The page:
Taking the time to outline how your business will operate is an essential part of hitting the ground running, says Christopher Allen.
A business owner will need to undertake a number of activities when setting up a business, including marketing, book-keeping, and possibly hiring staff. However, the real starting point should be a business plan, as this will give your process structure and organisation.
From the outset, it is important to identify from the reasoning behind creating a business plan. Is it to secure funding such as grants and loans, or is it simply for structure? If it is to secure funding, the business plan should tell a story about the business, making it easier for the lender to understand the vision, strategy, revenue and profit expectation.
One area I suggest paying close attention to is the sales forecast, which helps the lender to understand how financially viable the business is. These are usually projected over one, three and five-year periods and include sales revenue, gross profit, net profit and the amount of products or services that will need to be sold to generate a profit.
When completing a cash flow forecast, start by identifying the business’s expenditure, so that you can find your ‘breaking even’ figure. So if the product or service sells for £100 and the monthly expenditure in rent, stock, equipment and insurance equates to £500, you must sell five products to break even; any additional sales would be considered profit. Refer to your forecast regularly, to ensure the business is moving in the right direction.
Even if you do not require funding, creating a plan is still beneficial, as it can provide structure and help you identify how the business will operate and whether there are any key requirements, such as licences, permits, registration or qualifications. This should be researched from the outset, as there may be costs and timescales attached when obtaining them, and not complying with legal requirements may result in the business owner being fined or prosecuted.
Below are a few other areas to consider when starting a business:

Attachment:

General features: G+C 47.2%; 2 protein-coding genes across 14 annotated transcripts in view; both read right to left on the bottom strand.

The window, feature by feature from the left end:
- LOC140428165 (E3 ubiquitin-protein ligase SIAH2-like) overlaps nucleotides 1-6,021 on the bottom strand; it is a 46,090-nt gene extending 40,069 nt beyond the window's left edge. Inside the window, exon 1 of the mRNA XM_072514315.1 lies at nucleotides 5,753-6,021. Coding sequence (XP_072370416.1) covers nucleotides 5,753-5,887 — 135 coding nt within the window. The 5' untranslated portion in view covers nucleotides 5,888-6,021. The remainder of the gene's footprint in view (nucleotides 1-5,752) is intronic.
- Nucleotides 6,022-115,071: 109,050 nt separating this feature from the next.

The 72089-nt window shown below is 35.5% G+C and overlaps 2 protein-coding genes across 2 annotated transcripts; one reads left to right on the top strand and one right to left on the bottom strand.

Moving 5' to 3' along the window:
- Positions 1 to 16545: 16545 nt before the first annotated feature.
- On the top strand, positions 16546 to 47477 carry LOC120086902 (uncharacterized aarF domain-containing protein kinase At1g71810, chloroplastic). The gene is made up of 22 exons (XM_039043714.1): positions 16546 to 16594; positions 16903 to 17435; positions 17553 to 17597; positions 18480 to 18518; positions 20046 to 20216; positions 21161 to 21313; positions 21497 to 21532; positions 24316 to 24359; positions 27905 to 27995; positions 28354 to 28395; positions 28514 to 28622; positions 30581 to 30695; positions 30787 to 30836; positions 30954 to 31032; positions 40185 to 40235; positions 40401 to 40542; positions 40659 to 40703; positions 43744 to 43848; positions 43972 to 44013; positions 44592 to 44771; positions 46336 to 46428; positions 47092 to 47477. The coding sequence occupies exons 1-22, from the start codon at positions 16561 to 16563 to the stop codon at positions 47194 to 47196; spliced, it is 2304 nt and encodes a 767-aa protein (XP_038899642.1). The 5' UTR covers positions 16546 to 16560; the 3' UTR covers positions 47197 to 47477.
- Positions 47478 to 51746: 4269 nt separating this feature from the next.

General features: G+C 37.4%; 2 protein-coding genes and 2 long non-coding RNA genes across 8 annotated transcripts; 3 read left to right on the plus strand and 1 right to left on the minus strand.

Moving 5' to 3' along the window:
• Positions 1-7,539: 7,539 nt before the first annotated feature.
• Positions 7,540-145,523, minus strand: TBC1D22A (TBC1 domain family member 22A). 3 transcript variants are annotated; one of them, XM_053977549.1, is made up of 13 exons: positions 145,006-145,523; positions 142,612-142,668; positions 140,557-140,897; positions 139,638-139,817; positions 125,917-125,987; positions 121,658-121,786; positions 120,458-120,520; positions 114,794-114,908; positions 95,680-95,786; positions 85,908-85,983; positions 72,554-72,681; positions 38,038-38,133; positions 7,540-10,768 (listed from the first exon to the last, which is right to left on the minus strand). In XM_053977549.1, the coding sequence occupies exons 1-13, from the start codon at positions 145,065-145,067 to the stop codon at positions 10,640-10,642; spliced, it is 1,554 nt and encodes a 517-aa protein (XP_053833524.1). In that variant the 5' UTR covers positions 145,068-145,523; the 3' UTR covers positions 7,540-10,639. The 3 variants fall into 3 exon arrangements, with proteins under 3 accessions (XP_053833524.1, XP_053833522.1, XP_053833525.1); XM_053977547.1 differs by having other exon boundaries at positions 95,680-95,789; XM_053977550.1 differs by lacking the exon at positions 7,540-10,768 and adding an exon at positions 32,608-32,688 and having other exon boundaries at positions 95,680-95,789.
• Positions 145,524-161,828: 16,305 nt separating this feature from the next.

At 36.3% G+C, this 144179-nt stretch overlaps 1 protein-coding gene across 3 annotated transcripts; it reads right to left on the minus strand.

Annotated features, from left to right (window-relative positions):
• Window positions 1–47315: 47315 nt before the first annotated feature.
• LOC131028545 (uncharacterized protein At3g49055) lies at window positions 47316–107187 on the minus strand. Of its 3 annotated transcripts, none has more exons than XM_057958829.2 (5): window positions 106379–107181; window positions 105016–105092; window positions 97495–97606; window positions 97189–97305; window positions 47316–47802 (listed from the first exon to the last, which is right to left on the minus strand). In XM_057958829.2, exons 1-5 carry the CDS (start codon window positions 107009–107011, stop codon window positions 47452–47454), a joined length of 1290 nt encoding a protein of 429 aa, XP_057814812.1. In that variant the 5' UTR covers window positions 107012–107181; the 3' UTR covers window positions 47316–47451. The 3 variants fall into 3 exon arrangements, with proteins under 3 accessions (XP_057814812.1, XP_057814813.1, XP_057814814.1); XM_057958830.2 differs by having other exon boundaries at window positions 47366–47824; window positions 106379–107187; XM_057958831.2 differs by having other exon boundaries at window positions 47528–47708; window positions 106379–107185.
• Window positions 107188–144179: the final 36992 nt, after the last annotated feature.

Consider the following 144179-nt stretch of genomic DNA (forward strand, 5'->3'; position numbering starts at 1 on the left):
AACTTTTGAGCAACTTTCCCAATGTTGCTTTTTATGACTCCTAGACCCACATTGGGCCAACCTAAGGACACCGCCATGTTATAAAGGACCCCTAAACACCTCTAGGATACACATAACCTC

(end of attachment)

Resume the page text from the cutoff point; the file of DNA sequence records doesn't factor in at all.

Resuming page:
Registering the business: Whether you start as a sole trader, limited company or partnership, you are required to register with HM Revenue & Customs (HMRC) and Companies House. Once registered, you will receive documentation and a registration number; either a Unique Tax Reference, a Company Registration Number or both.
Insurances: Business owners should consider acquiring specific insurance policies to safeguard the business. For example, if you intend to hire staff, you are legally required to have employer liability insurance. This usually protects you and the employee in the event of a workplace injury. Other insurance policies can range from public liability insurance and business interruption insurance to product liability insurance.
Solicitors: Starting a business is likely to involve obtaining and reviewing legal documents. It’s worth using a solicitor to review a contract before entering into it. This may come at a cost, but it could limit your exposure and save you money in the long run. In legal documents, look out for price, term/duration, obligations, cooling-off periods, fees, limitations, deposits and break clauses.
Business bank account: As a sole trader, you should ideally use a separate bank to your personal bank account. Equally, if you operate as a limited company, limited liability partnership, charity or a community interest company, you must use a business bank account. This will help separate your personal finances from your business, making it easier to complete your end-of-year accounts.
Health and safety: Health and safety requirements will differ depending on your sector and number of staff, and will involve completing risk assessments and complying with rules and regulations. It is worth contacting professional bodies, local authorities and the HSE for sector-specific advice.
Handling personal data: If your business involves handling personal data such as names, addresses and CCTV footage, you may need to register with the Information Commissioners Office. Completing a self-assessment on the ICO website should help you determine whether you need to register.
The key requirements for starting a business are not restricted to the above considerations, but they make a great starting point. Often, the biggest barrier to starting a business isn’t the operational aspects, but the business owner’s lack of belief in their skills, willpower and confidence.